Harry Rutherford JACKMAN

JACKMAN, Harry Rutherford, LL.B.

Personal Data

Party
Progressive Conservative
Constituency
Rosedale (Ontario)
Birth Date
November 5, 1900
Deceased Date
November 22, 1979
Website
http://en.wikipedia.org/wiki/Harry_Jackman
PARLINFO
http://www.parl.gc.ca/parlinfo/Files/Parliamentarian.aspx?Item=5f9946d8-6285-42b5-8cf0-d207fcf461a7&Language=E&Section=ALL
Profession
lawyer, manager

Parliamentary Career

March 26, 1940 - April 16, 1945
NAT
  Rosedale (Ontario)
June 11, 1945 - April 30, 1949
PC
  Rosedale (Ontario)

Most Recent Speeches (Page 7 of 538)


March 18, 1949

Mr. Jackman:

I rise on a question of privilege, Mr. Chairman, of which I think you are as well aware as I am. I believe the hon. gentleman made some reference to the fact that the hon. member for Eglinton and myself were interested in protecting certain specific interests, which was a reflection upon us. Would you kindly ask him to withdraw the remark?

Topic:   TRANSITIONAL MEASURES ACT, 1947 CONTINUATION OF CERTAIN ORDERS AND REGULATIONS
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March 18, 1949

Mr. Jackman:

Some time ago I tried to get some information from the Minister of Agriculture, but I am afraid I did not get quite what I wanted. I did get a note from one of my colleagues which said that the qualification of a cabinet minister is to be able to reply to a question without answering it. The minister did not answer my question. I am not going to ask it again because the minister is much smarter in debate than I am or ever hope to be. I am just an average, ordinary member, like my colleague the hon. member for Vancouver-Burrard. Therefore I shall address my question to the Minister of Finance. Some time ago some figures were given in this house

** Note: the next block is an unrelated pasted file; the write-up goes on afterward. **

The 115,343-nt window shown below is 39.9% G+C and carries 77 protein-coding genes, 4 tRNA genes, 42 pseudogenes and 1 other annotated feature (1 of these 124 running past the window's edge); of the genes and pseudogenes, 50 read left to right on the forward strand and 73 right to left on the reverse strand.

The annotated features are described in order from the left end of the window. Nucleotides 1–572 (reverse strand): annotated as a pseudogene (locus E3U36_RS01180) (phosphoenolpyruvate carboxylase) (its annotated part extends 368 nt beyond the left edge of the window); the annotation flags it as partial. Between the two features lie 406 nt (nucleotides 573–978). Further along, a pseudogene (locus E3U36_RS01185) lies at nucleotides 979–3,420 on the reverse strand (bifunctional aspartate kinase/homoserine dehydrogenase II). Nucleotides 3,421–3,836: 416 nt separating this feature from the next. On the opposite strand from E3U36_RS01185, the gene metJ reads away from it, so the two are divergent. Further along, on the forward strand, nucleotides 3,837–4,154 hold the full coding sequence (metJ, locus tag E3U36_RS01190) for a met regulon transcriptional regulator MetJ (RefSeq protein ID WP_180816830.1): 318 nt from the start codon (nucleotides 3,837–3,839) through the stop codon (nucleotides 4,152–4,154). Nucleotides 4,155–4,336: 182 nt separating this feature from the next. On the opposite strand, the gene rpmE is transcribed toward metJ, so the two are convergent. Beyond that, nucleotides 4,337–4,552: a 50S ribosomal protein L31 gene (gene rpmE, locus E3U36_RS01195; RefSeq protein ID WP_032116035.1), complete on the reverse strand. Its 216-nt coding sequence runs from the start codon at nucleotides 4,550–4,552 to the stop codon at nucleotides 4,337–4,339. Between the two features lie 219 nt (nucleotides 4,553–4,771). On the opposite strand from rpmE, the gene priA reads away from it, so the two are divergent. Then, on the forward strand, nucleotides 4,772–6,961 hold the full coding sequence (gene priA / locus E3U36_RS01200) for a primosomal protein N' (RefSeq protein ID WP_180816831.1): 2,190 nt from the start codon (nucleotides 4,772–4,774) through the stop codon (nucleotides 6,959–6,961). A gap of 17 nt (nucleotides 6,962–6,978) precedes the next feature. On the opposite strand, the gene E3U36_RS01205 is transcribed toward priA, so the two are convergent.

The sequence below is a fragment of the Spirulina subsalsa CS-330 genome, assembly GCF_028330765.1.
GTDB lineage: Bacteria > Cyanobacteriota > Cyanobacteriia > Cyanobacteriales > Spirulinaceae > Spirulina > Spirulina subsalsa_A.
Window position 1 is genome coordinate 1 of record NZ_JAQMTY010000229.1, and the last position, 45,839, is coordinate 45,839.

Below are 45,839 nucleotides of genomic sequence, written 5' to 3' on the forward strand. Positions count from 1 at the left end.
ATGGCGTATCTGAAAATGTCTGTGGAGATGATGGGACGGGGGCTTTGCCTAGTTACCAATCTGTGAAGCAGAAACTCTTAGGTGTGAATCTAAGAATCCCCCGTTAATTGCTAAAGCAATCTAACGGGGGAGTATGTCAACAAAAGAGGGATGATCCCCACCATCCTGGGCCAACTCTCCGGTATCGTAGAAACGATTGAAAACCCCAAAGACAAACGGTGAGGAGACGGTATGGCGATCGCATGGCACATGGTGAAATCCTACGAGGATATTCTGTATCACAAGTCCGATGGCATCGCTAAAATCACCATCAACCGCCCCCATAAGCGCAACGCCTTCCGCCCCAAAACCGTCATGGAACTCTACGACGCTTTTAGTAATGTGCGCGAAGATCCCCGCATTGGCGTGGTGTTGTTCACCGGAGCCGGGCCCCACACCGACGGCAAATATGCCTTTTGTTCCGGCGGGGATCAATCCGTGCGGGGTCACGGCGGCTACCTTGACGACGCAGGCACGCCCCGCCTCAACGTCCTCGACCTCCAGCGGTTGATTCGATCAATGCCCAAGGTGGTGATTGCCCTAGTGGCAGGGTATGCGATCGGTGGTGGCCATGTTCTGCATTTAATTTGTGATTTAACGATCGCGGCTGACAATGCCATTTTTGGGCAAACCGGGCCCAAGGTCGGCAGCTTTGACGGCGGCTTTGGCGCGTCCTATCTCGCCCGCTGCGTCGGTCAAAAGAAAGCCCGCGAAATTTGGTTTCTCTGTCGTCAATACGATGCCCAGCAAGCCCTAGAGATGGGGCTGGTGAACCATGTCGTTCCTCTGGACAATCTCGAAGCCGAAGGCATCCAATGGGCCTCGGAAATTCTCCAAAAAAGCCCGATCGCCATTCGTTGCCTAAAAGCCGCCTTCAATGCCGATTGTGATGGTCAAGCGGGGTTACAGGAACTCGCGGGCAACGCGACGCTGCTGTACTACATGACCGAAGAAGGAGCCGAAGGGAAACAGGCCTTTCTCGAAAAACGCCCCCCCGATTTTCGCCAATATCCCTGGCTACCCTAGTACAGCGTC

I think from this side-which showed that the total imports of Great Britain from Canada were $688 million and the total exports from Great Britain to Canada were $374 million, or 40 per cent of the amount they took from us. What I

Foreign Exchange Control should like to know from the Minister of Finance is this, and it is purely factual; there is nothing else behind it. What efforts have been made to have Britain send more goods such as iron and perhaps textiles? I know that we altered tariffs on one particular point. But a good salesman not only tries to sell his own goods when he goes over to Great Britain; he shows them the way oy which they can purchase goods from us. I should like to know if the Minister of Finance can throw any light upon these matters. What has been done to try to get more of Britain's goods into Canada, to offset the goods we are sending to Britain? Because only this month we have read in the press that Great Britain's over-all balance is now about equal. The only shortage is in hard currencies-Canadian dollars and American dollars.

I think it is true to say generally that there have been many things produced in Great Britain and exported to soft currency countries which could have been sent to Canada. Can the Minister of Finance throw any light upon that-before I ask further questions?

Topic:   FOREIGN EXCHANGE CONTROL ACT
Subtopic:   CONTINUANCE IN FORCE UNTIL SIXTY DAYS AFTER OPENING OF FIRST SESSION OF PARLIAMENT IN 1951
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March 18, 1949

Mr. Jackman:

Would the minister prefer to answer it at another time?

Topic:   FOREIGN EXCHANGE CONTROL ACT
Subtopic:   CONTINUANCE IN FORCE UNTIL SIXTY DAYS AFTER OPENING OF FIRST SESSION OF PARLIAMENT IN 1951
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March 18, 1949

Mr. Jackman:

The first war or the second?

Topic:   TRANSITIONAL MEASURES ACT, 1947 CONTINUATION OF CERTAIN ORDERS AND REGULATIONS
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March 17, 1949

Mr. Jackman:

A very good writer.

Topic:   FOREIGN EXCHANGE CONTROL ACT
Subtopic:   CONTINUANCE IN FORCE UNTIL SIXTY DAYS AFTER OPENING OF FIRST SESSION OF PARLIAMENT IN 1951
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